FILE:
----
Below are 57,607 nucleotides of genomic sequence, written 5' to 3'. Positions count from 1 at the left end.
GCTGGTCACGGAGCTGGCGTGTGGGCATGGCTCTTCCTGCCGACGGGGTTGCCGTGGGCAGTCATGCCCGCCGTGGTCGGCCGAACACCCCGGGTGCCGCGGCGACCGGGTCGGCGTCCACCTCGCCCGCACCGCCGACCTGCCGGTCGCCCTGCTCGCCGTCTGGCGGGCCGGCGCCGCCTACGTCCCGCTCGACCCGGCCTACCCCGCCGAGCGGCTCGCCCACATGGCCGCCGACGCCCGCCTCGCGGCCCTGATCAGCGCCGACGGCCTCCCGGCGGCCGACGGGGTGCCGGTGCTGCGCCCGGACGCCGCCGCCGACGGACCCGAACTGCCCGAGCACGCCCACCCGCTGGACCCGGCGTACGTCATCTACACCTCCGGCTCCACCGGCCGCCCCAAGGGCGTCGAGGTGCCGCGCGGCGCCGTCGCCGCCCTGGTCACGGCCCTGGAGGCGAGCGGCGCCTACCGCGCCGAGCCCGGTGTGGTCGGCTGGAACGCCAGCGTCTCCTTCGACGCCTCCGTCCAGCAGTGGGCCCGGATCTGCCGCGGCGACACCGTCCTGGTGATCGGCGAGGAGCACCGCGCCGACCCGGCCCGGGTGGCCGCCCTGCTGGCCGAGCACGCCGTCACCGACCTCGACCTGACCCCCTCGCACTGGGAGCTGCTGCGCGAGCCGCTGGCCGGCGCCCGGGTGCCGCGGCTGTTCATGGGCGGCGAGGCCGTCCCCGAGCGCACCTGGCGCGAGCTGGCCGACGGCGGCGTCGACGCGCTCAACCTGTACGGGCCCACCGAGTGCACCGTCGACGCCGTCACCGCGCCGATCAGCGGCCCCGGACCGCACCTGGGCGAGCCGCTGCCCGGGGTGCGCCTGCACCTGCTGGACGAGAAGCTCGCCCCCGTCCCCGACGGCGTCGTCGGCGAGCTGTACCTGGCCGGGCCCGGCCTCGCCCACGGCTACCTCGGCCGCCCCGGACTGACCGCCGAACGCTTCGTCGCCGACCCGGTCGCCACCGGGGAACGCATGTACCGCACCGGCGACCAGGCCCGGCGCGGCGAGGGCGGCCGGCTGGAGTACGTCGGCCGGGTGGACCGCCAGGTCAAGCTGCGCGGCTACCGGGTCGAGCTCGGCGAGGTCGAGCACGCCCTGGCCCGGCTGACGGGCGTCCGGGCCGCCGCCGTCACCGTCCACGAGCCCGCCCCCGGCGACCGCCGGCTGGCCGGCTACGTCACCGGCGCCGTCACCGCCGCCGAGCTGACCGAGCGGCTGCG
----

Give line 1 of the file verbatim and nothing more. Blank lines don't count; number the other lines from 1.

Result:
Below are 57,607 nucleotides of genomic sequence, written 5' to 3'. Positions count from 1 at the left end.